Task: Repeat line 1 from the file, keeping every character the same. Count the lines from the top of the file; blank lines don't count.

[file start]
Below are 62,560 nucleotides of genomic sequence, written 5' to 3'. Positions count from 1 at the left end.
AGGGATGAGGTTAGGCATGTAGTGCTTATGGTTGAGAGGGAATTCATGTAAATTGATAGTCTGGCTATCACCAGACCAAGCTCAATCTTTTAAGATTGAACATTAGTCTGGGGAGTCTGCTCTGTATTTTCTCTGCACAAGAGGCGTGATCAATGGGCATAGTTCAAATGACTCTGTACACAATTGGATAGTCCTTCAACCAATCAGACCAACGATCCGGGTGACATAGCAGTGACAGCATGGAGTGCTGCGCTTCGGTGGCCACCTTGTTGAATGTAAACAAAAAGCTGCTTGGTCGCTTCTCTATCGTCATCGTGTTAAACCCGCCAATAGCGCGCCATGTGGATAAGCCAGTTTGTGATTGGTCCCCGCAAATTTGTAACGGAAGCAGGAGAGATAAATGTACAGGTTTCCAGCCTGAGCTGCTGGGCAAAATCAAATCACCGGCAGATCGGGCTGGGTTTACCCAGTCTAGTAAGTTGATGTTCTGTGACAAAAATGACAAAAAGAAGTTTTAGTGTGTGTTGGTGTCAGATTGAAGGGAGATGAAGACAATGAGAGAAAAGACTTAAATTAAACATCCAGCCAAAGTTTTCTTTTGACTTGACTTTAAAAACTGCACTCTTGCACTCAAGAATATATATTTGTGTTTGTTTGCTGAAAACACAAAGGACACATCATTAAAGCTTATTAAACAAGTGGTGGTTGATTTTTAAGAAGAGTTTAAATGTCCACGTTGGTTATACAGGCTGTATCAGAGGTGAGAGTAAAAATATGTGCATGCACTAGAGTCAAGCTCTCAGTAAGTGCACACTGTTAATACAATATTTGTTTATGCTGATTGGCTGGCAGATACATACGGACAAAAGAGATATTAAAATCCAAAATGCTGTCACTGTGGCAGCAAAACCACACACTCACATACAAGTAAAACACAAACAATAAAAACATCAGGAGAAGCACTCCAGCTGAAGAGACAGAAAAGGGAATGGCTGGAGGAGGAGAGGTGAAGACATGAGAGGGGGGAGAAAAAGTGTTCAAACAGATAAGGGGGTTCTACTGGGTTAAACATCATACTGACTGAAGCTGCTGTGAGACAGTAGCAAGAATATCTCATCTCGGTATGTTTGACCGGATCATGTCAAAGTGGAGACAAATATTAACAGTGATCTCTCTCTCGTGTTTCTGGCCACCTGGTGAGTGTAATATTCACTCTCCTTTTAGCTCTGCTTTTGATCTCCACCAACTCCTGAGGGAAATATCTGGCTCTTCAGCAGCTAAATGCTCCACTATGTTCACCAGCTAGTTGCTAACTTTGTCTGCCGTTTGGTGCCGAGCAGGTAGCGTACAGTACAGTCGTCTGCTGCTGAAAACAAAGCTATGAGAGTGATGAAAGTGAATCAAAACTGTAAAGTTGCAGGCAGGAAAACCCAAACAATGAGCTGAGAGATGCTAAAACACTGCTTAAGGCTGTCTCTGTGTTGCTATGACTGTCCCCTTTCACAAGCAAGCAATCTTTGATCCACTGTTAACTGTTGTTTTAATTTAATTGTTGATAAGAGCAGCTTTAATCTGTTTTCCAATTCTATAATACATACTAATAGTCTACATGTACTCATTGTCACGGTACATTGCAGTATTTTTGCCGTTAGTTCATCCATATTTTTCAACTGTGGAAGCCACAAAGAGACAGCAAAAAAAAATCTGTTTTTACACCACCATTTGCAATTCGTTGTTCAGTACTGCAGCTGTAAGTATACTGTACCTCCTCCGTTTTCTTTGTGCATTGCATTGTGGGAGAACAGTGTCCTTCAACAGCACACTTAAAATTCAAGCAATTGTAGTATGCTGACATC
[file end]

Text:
Below are 62,560 nucleotides of genomic sequence, written 5' to 3'. Positions count from 1 at the left end.